If you are going to get to know me at all, then I really must explain to you my hair in 1989.
First, you need to understand just how much we as girls in the ’80s needed to look like sitcom stars. We’re talking pre-Internet, even pre-Hairstyle magazines that sometimes still have “The Rachel” on the cover. All we had was television and Teen Beat. For me, my actress hair of choice was Brooke Theiss, Wendy Lubbock from “Just the Ten of Us.” I saw this goal as achievable. However, in order to attain it, I had to get more serious about achieving both the perfect white-blonde, and the perfect curl in my pin-straight hair.
Step one, obviously, was to use Touch of Sun (like Sun-In, only “better”). Every single morning, I was like someone on “The O.C.,” waking up at approximately 4am. For them, it’s to bond with parents and go to the diner for several hours and also possibly get into a fistfight. For me, it was to shower, spray Touch of Sun all over my head, and then blow dry my hair. Over and over.
All the effort was paying off. My hair was finally getting white blonde — excellent! I was well on my way to the perfect “Wendy,” when I got sidetracked unexpectedly by the reigning queen of television girls: Alyssa Milano.
Alyssa Milano was, of course, the best one out there, because not only was she so pretty, but every boy in the world loved her, including Smurf. Hi, Smurf! And see, in the past, I never even ATTEMPTED to emulate Alyssa Milano, because she had that thick, wavy, long, Italian hair that I’d spent my life deeply envying, knowing it would never be mine.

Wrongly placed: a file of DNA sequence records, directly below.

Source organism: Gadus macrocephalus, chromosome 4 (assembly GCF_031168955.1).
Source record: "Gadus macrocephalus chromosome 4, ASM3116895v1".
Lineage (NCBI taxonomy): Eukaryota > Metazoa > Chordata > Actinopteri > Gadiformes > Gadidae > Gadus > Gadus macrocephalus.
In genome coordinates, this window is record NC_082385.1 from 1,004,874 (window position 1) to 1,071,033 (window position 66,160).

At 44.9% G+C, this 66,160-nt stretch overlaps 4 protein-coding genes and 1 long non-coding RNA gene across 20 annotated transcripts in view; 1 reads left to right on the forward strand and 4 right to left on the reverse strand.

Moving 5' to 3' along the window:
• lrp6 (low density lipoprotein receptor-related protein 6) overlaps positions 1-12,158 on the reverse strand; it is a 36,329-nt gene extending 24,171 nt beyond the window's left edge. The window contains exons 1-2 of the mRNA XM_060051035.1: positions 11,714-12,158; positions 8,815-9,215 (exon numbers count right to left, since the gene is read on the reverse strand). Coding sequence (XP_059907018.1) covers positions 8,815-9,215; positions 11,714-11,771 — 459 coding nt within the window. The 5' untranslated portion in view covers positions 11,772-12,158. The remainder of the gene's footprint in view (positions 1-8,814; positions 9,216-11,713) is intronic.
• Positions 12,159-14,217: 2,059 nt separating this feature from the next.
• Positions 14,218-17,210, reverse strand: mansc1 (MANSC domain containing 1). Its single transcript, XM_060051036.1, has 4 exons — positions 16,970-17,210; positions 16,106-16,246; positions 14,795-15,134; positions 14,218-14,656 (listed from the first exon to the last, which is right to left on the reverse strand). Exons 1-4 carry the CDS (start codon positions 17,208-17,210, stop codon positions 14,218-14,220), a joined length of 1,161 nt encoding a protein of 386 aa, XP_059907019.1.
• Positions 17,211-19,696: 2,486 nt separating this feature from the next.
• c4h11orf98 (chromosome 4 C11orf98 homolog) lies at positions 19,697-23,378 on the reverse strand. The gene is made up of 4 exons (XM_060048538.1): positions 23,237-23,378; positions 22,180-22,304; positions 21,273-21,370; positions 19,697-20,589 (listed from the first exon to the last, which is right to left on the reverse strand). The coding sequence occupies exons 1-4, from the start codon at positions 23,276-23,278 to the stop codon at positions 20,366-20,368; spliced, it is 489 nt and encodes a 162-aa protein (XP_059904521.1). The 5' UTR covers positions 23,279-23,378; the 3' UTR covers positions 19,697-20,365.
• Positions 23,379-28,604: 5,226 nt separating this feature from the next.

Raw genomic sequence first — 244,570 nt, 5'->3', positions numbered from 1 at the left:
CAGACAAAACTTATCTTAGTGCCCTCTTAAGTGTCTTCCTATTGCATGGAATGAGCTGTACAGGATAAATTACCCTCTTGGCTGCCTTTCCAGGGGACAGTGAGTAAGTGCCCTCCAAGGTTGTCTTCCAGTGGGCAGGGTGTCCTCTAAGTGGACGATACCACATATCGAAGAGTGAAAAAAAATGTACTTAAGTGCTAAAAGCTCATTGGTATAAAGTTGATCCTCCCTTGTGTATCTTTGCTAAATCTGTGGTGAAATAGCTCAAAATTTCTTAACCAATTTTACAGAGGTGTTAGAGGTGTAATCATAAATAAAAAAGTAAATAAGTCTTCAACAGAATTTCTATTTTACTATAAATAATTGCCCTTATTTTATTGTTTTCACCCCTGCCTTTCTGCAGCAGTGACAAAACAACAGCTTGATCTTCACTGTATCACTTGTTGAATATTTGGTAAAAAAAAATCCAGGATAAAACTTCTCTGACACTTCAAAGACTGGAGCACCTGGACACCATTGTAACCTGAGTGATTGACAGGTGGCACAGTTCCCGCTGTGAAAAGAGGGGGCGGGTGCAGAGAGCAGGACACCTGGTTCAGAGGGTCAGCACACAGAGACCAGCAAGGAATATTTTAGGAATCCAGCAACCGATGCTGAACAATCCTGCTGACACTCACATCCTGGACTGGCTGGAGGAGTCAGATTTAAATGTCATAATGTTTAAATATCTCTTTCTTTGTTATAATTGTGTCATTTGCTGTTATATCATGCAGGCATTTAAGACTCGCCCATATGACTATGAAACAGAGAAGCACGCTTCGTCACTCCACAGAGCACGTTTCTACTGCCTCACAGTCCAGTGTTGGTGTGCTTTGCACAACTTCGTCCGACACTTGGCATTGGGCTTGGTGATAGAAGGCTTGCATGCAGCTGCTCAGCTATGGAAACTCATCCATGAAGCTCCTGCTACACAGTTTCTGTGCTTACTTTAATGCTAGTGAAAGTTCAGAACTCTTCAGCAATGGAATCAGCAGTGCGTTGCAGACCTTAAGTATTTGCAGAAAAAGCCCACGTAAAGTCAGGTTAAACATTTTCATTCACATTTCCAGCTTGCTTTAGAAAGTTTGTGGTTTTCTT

But all of a sudden! Alyssa Milano had a new hairdo! It was layered, with thick bangs. And much like Alexis Bledel today, Alyssa Milano defied all natural odds to become even more beautiful!
And the brilliant thing was, I already had bangs. So obviously, all I had to do was cut my hair to look like Alyssa’s! Forget Brooke Theiss! I wanted the best!
Obviously, the next scene found me in my room in front of my…slanted…mirror, with a pair of dull scissors.
Ignoring all laws of nature, and physics, and, I’m even guessing, geometry, I set out to transfom my just-below-shoulder-length, super-fine, super-straight, (not naturally white) blonde, Irish-girl hair into…Alyssa Milano’s hair. Which, BTW, was almost down to her waist.
“WHAT HAVE I DONE? SWEET JESUS, WHAT HAVE I DONE?” I might have sung if I had been transported to a future with “Les Miserables,” but if I HAD had access to a time machine, a great many of my problems would have been solved, such as the fact that I now sported an, albeit whitish blonde, upside-down staircase on my head where my hair used to be!
I made the most of it, and thanks to the popularity of alligator and banana clips, as well as the laser light show of bangs that I sported, I could basically cover up the damage and wait for time to work its sweet, sweet magic.
Crisis mostly averted. All was well. The end.
Only here is where Stripe JUMPS INTO THE POOL to unleash hell on earth! Because just when you think life is safe again…I buy a home perm!
I must have started watching “Just the Ten of Us” again. Or seen one too many Ogilvie® commercials DURING “Just the Ten of Us,” because while I can explain to you the misguided logic behind both the Touch of Sun and the scissors, I absolutely cannot explain why I decided to give myself a home perm the night before I had to go to sleepaway camp for the first time ever.
There was something about the combination, in the ’80s, of plastic rods, rolling papers, and the smell of sulphur. For a girl like me, who dreamed her whole life of having curly hair, these things symbolized power. Control. The ability to take control over my hair destiny.